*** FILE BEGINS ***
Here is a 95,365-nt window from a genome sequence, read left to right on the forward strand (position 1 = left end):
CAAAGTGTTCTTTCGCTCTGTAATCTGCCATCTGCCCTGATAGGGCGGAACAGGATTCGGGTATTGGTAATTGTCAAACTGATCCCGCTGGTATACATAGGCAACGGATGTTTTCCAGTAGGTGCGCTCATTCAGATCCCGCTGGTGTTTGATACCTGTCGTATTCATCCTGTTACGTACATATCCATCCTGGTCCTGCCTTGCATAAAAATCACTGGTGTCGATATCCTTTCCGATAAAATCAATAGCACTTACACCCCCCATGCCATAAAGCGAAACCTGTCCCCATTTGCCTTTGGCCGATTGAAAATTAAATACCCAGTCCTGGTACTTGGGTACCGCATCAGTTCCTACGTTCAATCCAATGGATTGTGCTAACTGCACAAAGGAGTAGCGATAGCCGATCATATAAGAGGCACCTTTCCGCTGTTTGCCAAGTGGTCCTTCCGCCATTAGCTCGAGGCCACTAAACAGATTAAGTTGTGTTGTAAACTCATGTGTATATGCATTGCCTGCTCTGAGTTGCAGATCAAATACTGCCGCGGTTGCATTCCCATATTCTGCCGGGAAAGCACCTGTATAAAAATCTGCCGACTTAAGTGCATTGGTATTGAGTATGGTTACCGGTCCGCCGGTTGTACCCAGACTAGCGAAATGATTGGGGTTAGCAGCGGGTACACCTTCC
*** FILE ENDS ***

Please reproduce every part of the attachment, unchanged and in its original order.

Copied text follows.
Here is a 95,365-nt window from a genome sequence, read left to right on the forward strand (position 1 = left end):
CAAAGTGTTCTTTCGCTCTGTAATCTGCCATCTGCCCTGATAGGGCGGAACAGGATTCGGGTATTGGTAATTGTCAAACTGATCCCGCTGGTATACATAGGCAACGGATGTTTTCCAGTAGGTGCGCTCATTCAGATCCCGCTGGTGTTTGATACCTGTCGTATTCATCCTGTTACGTACATATCCATCCTGGTCCTGCCTTGCATAAAAATCACTGGTGTCGATATCCTTTCCGATAAAATCAATAGCACTTACACCCCCCATGCCATAAAGCGAAACCTGTCCCCATTTGCCTTTGGCCGATTGAAAATTAAATACCCAGTCCTGGTACTTGGGTACCGCATCAGTTCCTACGTTCAATCCAATGGATTGTGCTAACTGCACAAAGGAGTAGCGATAGCCGATCATATAAGAGGCACCTTTCCGCTGTTTGCCAAGTGGTCCTTCCGCCATTAGCTCGAGGCCACTAAACAGATTAAGTTGTGTTGTAAACTCATGTGTATATGCATTGCCTGCTCTGAGTTGCAGATCAAATACTGCCGCGGTTGCATTCCCATATTCTGCCGGGAAAGCACCTGTATAAAAATCTGCCGACTTAAGTGCATTGGTATTGAGTATGGTTACCGGTCCGCCGGTTGTACCCAGACTAGCGAAATGATTGGGGTTAGCAGCGGGTACACCTTCC